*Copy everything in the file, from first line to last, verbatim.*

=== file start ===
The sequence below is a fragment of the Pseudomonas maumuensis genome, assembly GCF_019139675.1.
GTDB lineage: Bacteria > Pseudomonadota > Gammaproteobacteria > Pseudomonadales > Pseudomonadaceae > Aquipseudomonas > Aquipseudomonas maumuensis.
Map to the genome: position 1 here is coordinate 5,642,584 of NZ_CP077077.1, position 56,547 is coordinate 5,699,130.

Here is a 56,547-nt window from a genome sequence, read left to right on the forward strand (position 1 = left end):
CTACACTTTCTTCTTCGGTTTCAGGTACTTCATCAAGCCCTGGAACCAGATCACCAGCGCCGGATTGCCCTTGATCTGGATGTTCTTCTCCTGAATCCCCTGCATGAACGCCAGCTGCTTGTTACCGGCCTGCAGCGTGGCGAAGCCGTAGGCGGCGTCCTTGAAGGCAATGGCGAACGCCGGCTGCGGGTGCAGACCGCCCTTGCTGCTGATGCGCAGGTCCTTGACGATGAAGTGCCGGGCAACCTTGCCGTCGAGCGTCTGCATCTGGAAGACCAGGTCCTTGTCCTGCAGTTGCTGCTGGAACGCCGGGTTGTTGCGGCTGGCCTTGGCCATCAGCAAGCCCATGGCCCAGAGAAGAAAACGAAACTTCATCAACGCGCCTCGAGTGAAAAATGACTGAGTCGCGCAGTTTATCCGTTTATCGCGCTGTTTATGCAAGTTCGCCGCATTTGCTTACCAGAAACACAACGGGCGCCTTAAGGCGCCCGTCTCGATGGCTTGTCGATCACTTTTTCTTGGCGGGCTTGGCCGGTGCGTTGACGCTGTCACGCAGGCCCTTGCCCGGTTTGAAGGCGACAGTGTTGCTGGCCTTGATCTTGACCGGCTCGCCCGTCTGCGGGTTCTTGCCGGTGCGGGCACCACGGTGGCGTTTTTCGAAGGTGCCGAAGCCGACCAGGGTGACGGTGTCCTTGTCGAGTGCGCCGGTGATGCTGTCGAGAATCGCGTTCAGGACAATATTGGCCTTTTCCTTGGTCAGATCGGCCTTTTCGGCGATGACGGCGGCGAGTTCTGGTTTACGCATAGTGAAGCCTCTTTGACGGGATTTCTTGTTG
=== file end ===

The sequence below is a fragment of the Pseudomonas maumuensis genome, assembly GCF_019139675.1.
GTDB lineage: Bacteria > Pseudomonadota > Gammaproteobacteria > Pseudomonadales > Pseudomonadaceae > Aquipseudomonas > Aquipseudomonas maumuensis.
Map to the genome: position 1 here is coordinate 5,642,584 of NZ_CP077077.1, position 56,547 is coordinate 5,699,130.

Here is a 56,547-nt window from a genome sequence, read left to right on the forward strand (position 1 = left end):
CTACACTTTCTTCTTCGGTTTCAGGTACTTCATCAAGCCCTGGAACCAGATCACCAGCGCCGGATTGCCCTTGATCTGGATGTTCTTCTCCTGAATCCCCTGCATGAACGCCAGCTGCTTGTTACCGGCCTGCAGCGTGGCGAAGCCGTAGGCGGCGTCCTTGAAGGCAATGGCGAACGCCGGCTGCGGGTGCAGACCGCCCTTGCTGCTGATGCGCAGGTCCTTGACGATGAAGTGCCGGGCAACCTTGCCGTCGAGCGTCTGCATCTGGAAGACCAGGTCCTTGTCCTGCAGTTGCTGCTGGAACGCCGGGTTGTTGCGGCTGGCCTTGGCCATCAGCAAGCCCATGGCCCAGAGAAGAAAACGAAACTTCATCAACGCGCCTCGAGTGAAAAATGACTGAGTCGCGCAGTTTATCCGTTTATCGCGCTGTTTATGCAAGTTCGCCGCATTTGCTTACCAGAAACACAACGGGCGCCTTAAGGCGCCCGTCTCGATGGCTTGTCGATCACTTTTTCTTGGCGGGCTTGGCCGGTGCGTTGACGCTGTCACGCAGGCCCTTGCCCGGTTTGAAGGCGACAGTGTTGCTGGCCTTGATCTTGACCGGCTCGCCCGTCTGCGGGTTCTTGCCGGTGCGGGCACCACGGTGGCGTTTTTCGAAGGTGCCGAAGCCGACCAGGGTGACGGTGTCCTTGTCGAGTGCGCCGGTGATGCTGTCGAGAATCGCGTTCAGGACAATATTGGCCTTTTCCTTGGTCAGATCGGCCTTTTCGGCGATGACGGCGGCGAGTTCTGGTTTACGCATAGTGAAGCCTCTTTGACGGGATTTCTTGTTG